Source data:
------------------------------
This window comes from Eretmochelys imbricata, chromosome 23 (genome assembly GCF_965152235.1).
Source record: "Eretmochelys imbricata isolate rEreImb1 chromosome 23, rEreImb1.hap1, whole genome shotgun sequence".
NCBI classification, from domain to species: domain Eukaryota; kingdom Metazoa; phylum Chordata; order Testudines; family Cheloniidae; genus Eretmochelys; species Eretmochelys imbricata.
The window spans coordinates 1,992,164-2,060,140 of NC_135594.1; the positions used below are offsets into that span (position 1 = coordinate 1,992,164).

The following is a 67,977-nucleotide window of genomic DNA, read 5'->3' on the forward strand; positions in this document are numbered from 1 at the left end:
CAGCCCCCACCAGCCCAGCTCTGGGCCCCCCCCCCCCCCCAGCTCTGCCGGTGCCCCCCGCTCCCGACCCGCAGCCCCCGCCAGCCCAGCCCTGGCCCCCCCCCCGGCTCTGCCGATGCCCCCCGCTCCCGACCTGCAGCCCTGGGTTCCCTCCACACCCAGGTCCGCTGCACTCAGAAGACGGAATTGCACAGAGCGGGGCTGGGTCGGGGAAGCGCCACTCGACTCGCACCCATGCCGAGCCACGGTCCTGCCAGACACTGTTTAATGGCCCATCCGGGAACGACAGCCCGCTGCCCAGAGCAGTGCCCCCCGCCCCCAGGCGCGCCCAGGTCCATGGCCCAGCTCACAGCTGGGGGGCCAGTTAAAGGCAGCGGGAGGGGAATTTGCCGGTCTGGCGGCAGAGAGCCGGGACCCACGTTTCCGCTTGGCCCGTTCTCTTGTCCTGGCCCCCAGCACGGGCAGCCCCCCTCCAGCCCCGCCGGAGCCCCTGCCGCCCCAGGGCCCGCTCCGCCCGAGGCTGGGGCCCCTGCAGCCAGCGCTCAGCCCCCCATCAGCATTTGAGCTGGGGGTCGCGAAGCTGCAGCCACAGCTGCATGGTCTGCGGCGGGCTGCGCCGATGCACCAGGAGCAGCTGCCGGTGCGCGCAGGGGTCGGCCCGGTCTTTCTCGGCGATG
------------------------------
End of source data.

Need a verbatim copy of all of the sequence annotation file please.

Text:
This window comes from Eretmochelys imbricata, chromosome 23 (genome assembly GCF_965152235.1).
Source record: "Eretmochelys imbricata isolate rEreImb1 chromosome 23, rEreImb1.hap1, whole genome shotgun sequence".
NCBI classification, from domain to species: domain Eukaryota; kingdom Metazoa; phylum Chordata; order Testudines; family Cheloniidae; genus Eretmochelys; species Eretmochelys imbricata.
The window spans coordinates 1,992,164-2,060,140 of NC_135594.1; the positions used below are offsets into that span (position 1 = coordinate 1,992,164).

The following is a 67,977-nucleotide window of genomic DNA, read 5'->3' on the forward strand; positions in this document are numbered from 1 at the left end:
CAGCCCCCACCAGCCCAGCTCTGGGCCCCCCCCCCCCCCCAGCTCTGCCGGTGCCCCCCGCTCCCGACCCGCAGCCCCCGCCAGCCCAGCCCTGGCCCCCCCCCCGGCTCTGCCGATGCCCCCCGCTCCCGACCTGCAGCCCTGGGTTCCCTCCACACCCAGGTCCGCTGCACTCAGAAGACGGAATTGCACAGAGCGGGGCTGGGTCGGGGAAGCGCCACTCGACTCGCACCCATGCCGAGCCACGGTCCTGCCAGACACTGTTTAATGGCCCATCCGGGAACGACAGCCCGCTGCCCAGAGCAGTGCCCCCCGCCCCCAGGCGCGCCCAGGTCCATGGCCCAGCTCACAGCTGGGGGGCCAGTTAAAGGCAGCGGGAGGGGAATTTGCCGGTCTGGCGGCAGAGAGCCGGGACCCACGTTTCCGCTTGGCCCGTTCTCTTGTCCTGGCCCCCAGCACGGGCAGCCCCCCTCCAGCCCCGCCGGAGCCCCTGCCGCCCCAGGGCCCGCTCCGCCCGAGGCTGGGGCCCCTGCAGCCAGCGCTCAGCCCCCCATCAGCATTTGAGCTGGGGGTCGCGAAGCTGCAGCCACAGCTGCATGGTCTGCGGCGGGCTGCGCCGATGCACCAGGAGCAGCTGCCGGTGCGCGCAGGGGTCGGCCCGGTCTTTCTCGGCGATG